In her words:
It should be obvious, but “women”—half the population—are not a uniform voting block with uniform ideas about what is best for them. Though Friedman claims that Ernst was “a woman candidate whom most women voted against,” NBC’s Iowa exit poll shows that’s just not the case: Ernst and her opponent Bruce Braley split the female vote evenly, 49 to 49 percent. Though I personally find Ernst’s far right views terrifying (she believes in fetal personhood and wants to abolish the EPA and the Department of Education), “women” in Iowa do not agree with me, and she’s their representative, not mine.
Fair enough, Grose is labeling Ernst an extremist. And yet, these are still welcome words. Grose is respecting the Iowa voters, especially the female voters who disagree with her. This is vitally important.
Considering the extent to which political parties tend to demonize the opposition, to believe that those who do not agree are subhuman, a gesture of respect matters enormously. Honorable people may disagree without being shunned and slandered.
Without the ability to respect different opinions the marketplace of ideas will cease to function and democratic deliberation will become impossible.
Grose puts the debate in perspective. In so doing she rescues the reputation of women from the feminist juggernaut. She views women as complex human beings who might reasonably disagree, not as one-issue ideological zealots.
… though the right to choose is incredibly important to people like me and Ann Friedman, it’s not as important to a good portion of the female electorate. And even women who do care deeply about reproductive rights don’t necessarily like being treated as one-issue voters.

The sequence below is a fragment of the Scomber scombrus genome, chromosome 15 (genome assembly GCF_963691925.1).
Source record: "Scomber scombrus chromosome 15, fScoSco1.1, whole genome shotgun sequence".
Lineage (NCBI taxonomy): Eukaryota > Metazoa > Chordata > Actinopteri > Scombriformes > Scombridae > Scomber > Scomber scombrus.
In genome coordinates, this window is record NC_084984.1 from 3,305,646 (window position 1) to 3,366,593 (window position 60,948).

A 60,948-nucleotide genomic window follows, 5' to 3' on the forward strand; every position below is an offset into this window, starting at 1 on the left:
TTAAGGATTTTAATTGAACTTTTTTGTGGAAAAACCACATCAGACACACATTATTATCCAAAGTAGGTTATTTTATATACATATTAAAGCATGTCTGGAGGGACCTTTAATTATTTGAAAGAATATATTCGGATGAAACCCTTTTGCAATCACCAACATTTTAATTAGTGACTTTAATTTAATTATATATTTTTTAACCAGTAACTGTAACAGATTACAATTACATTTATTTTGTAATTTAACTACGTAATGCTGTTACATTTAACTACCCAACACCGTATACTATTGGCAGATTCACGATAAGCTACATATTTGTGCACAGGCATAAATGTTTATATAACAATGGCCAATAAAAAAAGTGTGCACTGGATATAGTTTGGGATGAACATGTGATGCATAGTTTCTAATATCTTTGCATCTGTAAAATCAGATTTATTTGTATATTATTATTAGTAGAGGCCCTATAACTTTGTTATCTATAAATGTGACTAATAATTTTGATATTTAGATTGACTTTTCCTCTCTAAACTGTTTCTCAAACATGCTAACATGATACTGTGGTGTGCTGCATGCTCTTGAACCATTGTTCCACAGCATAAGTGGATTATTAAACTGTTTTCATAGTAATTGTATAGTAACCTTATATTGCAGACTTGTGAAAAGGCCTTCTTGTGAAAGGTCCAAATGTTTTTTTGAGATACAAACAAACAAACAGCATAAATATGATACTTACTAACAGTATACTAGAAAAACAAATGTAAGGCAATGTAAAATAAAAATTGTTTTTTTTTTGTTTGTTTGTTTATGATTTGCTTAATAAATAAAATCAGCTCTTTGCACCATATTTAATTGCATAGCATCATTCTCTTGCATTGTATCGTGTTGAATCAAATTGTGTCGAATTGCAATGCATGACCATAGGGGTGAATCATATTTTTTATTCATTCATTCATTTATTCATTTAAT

To buttress her point, she adds two anecdotes:
After the election, a woman I think of as a deeply feminist Colorado resident—she has devoted her life to fighting sexual assault—posted on Facebook that she was glad to see Democratic Sen. Mark Udall lose his race. “The ads angered me,” she wrote of Udall’s TV commercials like “Backwards,” which focused on women’s access to abortion and contraception. “As a woman, all I care about is my private parts? I have nothing else on my mind, like, I don't know, everything else?” Another woman who voted against Udall, who is a self-declared feminist and fan of Gloria Steinem, told CNN, “I want grandkids. I want security. I don't want to worry about paying the bills…[Udall is] pandering on the choice issue, trying to scare women. I don't scare anymore. I'm beyond that.”
It’s good to see women winning back their self-respect by rejecting the feminist caricature of womanhood.
As for Colorado, some reports have it that Udall did even better among unmarried women than did President Obama in 2012. To know how significant that is, we would also want to know how many single women turned out to vote and how many married women did the same.
You may or may not agree with Grose on the issues she holds to be politically important. But surely we can all agree that her reaction to the election results is intelligent and sensible, a giant step in the right direction, vastly superior to the reaction of those who have chosen to double down on failure.